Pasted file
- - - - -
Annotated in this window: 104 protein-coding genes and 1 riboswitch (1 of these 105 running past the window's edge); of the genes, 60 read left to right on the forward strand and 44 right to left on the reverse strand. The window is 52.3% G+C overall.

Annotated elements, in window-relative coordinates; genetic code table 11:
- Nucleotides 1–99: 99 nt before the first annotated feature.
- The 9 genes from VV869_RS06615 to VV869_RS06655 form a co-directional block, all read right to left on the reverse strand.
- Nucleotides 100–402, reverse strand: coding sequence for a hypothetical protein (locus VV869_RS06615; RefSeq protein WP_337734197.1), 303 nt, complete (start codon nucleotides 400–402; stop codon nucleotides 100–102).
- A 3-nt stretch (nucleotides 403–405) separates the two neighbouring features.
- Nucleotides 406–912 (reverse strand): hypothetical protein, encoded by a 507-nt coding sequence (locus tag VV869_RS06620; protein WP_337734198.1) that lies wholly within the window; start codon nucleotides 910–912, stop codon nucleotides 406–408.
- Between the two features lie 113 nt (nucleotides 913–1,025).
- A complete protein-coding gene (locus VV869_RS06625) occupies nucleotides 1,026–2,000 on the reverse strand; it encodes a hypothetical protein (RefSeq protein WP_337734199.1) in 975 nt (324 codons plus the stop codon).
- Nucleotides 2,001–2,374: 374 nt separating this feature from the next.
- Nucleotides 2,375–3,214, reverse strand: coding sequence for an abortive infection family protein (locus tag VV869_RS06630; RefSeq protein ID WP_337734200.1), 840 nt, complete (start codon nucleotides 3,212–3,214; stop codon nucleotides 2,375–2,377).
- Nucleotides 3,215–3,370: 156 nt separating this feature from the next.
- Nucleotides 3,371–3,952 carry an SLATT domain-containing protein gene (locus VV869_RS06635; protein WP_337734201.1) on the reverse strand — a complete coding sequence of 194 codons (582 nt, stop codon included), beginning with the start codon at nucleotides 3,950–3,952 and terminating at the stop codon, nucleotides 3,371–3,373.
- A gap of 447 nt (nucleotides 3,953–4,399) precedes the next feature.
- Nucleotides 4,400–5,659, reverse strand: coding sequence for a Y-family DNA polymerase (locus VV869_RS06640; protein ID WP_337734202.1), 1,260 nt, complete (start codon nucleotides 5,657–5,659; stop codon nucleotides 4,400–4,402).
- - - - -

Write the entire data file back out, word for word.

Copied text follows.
Annotated in this window: 104 protein-coding genes and 1 riboswitch (1 of these 105 running past the window's edge); of the genes, 60 read left to right on the forward strand and 44 right to left on the reverse strand. The window is 52.3% G+C overall.

Annotated elements, in window-relative coordinates; genetic code table 11:
- Nucleotides 1–99: 99 nt before the first annotated feature.
- The 9 genes from VV869_RS06615 to VV869_RS06655 form a co-directional block, all read right to left on the reverse strand.
- Nucleotides 100–402, reverse strand: coding sequence for a hypothetical protein (locus VV869_RS06615; RefSeq protein WP_337734197.1), 303 nt, complete (start codon nucleotides 400–402; stop codon nucleotides 100–102).
- A 3-nt stretch (nucleotides 403–405) separates the two neighbouring features.
- Nucleotides 406–912 (reverse strand): hypothetical protein, encoded by a 507-nt coding sequence (locus tag VV869_RS06620; protein WP_337734198.1) that lies wholly within the window; start codon nucleotides 910–912, stop codon nucleotides 406–408.
- Between the two features lie 113 nt (nucleotides 913–1,025).
- A complete protein-coding gene (locus VV869_RS06625) occupies nucleotides 1,026–2,000 on the reverse strand; it encodes a hypothetical protein (RefSeq protein WP_337734199.1) in 975 nt (324 codons plus the stop codon).
- Nucleotides 2,001–2,374: 374 nt separating this feature from the next.
- Nucleotides 2,375–3,214, reverse strand: coding sequence for an abortive infection family protein (locus tag VV869_RS06630; RefSeq protein ID WP_337734200.1), 840 nt, complete (start codon nucleotides 3,212–3,214; stop codon nucleotides 2,375–2,377).
- Nucleotides 3,215–3,370: 156 nt separating this feature from the next.
- Nucleotides 3,371–3,952 carry an SLATT domain-containing protein gene (locus VV869_RS06635; protein WP_337734201.1) on the reverse strand — a complete coding sequence of 194 codons (582 nt, stop codon included), beginning with the start codon at nucleotides 3,950–3,952 and terminating at the stop codon, nucleotides 3,371–3,373.
- A gap of 447 nt (nucleotides 3,953–4,399) precedes the next feature.
- Nucleotides 4,400–5,659, reverse strand: coding sequence for a Y-family DNA polymerase (locus VV869_RS06640; protein ID WP_337734202.1), 1,260 nt, complete (start codon nucleotides 5,657–5,659; stop codon nucleotides 4,400–4,402).